"I have great plans, but I also understand the people of Connecticut have elected me to be the voice of reason.”
The governor indicated she is willing to bargain with Democrats concerning her plan to eliminate the local property tax on motor vehicles.
"I very much have every intention of doing it. But if they're going to stand there and give me one of these folded arms and just say, 'Go ahead, we're not even going to entertain it,'" Rell said. "I need to pick my fights and I need to pick the ones that are going to make the biggest difference for the taxpayers."
Re-elected by a huge margin, the governor said she would use her political clout in negotiations with the Democrat dominated legislature.
"If it's something I believe is detrimental to the people of Connecticut, I won't have any hesitation of standing up and telling the public why," she said, predicting bonding, taxes and the budget will be the largest areas of contention.
House Speaker James Amann, D-Milford and Senate President Pro Tem Donald Williams have said they have no plans to steamroll Rell despite their veto-proof majorities. Williams said he was not spoiling for a fight.
"All sides are looking for areas of agreement where we can move forward. Certainly we've got enough challenges.”
If “moving forward” means more of the same, Connecticut had better batten down the hatches. Moving forward from the Weicker years, state government has managed to triple the budget within the space of three governors: Weicker himself, a recovering Republican who fathered the income tax; John Rowland, a Republican who spent the money Weicker hauled in; and now Republican Governor Rell who -- as her predecessors have done to no purpose -- claims to be ready to do battle on taxes, bonding and the budget. Businesses considering moving into the state no doubt have noticed the old pledges of yesteryear, followed by carefree spending, and even Massachussetts – once derisively called Taxachussetts – appears to be more prudent than Connecticut.
The upcoming New Year is beginning to look much like the rag tailed preceeding years: Punch and Judy shows in which Punch spends, Judy threatens to stamp her feet, and life merrily moves forward on old well-worn paths. For years, Democrats have negotiated the gold out of the teeth of compliant Republicans. With Lisa Moody – the great compromiser – steering business through the Rell administration, the new year will follow the tried and true script that has successfully secured in office all the usual culprits.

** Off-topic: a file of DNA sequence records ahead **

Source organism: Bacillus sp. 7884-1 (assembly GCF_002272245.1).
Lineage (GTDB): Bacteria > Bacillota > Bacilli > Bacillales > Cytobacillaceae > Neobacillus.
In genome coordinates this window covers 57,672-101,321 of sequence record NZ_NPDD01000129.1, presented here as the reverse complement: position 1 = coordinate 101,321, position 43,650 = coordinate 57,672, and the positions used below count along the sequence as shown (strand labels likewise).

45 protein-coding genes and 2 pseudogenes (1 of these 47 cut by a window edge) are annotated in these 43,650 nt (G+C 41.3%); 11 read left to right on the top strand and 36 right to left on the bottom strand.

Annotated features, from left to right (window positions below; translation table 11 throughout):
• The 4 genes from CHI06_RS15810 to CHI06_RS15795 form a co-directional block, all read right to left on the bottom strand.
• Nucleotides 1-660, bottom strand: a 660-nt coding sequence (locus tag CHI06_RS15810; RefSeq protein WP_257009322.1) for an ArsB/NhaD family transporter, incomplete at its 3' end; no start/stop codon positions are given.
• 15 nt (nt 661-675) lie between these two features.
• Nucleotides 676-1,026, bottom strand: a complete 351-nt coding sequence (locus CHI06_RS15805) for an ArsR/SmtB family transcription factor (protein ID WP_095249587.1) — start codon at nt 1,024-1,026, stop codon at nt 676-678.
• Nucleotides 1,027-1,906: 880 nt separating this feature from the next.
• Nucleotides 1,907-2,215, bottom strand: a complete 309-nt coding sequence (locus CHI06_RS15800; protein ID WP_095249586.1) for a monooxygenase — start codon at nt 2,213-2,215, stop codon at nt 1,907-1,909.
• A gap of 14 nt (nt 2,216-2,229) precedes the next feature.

During Christmases past, the American Civil Liberties Union has sued crèche lovers who wanted to install their artworks on public property. The Supreme Court will permit the art installations provided the crèches are accompanied by various non-Christian and secular representations so as to dilute an alleged Christian message. A crèche plus a plastic Santa plus a menorah plus a signed copy of The God Delusion by Richard Dawkins--40% off after Christmas--is okay with the Supremes; a stand alone sculptural representation of the Holy Family is strictly verboten.
But now that the Connecticut chapter of the American Atheists Inc. has sued a Baptist church in Jewitt City for ringing bells and disturbing the peace of non-Christians, a modification of the Supreme Court ruling seems to be wanting. In the New Year, church bells will peel only if they are accompanied by the sounds of police sirens, heavy metal band music and Madonna videos showing the celebrated but crucified diva pinned to a Swarovski crystal cross topped by a menorah.
Is it not ironic that the suit happy atheists have chosen a Baptist church as their target? The “separation of church and state” doctrine that some constitutional scholars believe has been misinterpreted by the ACLU and derivative organizations is found originally not in the US Constitution but in a letter written by Thomas Jefferson to a committee of the Danbury Baptist Association. A cluster of Jeffersonian texts that advert to the notion of “separation of church and state” show that Jefferson did not intend by this phrase to suggest that the federal government – which includes federal courts – should have the power to regulate or impede the practice of religion in the states.
And--yes Virginia!—for sure there will be a Sen. Joe Lieberman to kick around in the New Year. Lieberman has become the Richard Nixon of the Democrat Party leftists; heavy breathing bloggers who have denounced Lieberman in language that could not be repeated even on the Colin McEnroe show just can’t let it go, poor things. In The New Year, they may be able to cast off their burden of hate and learn to embrace their disease.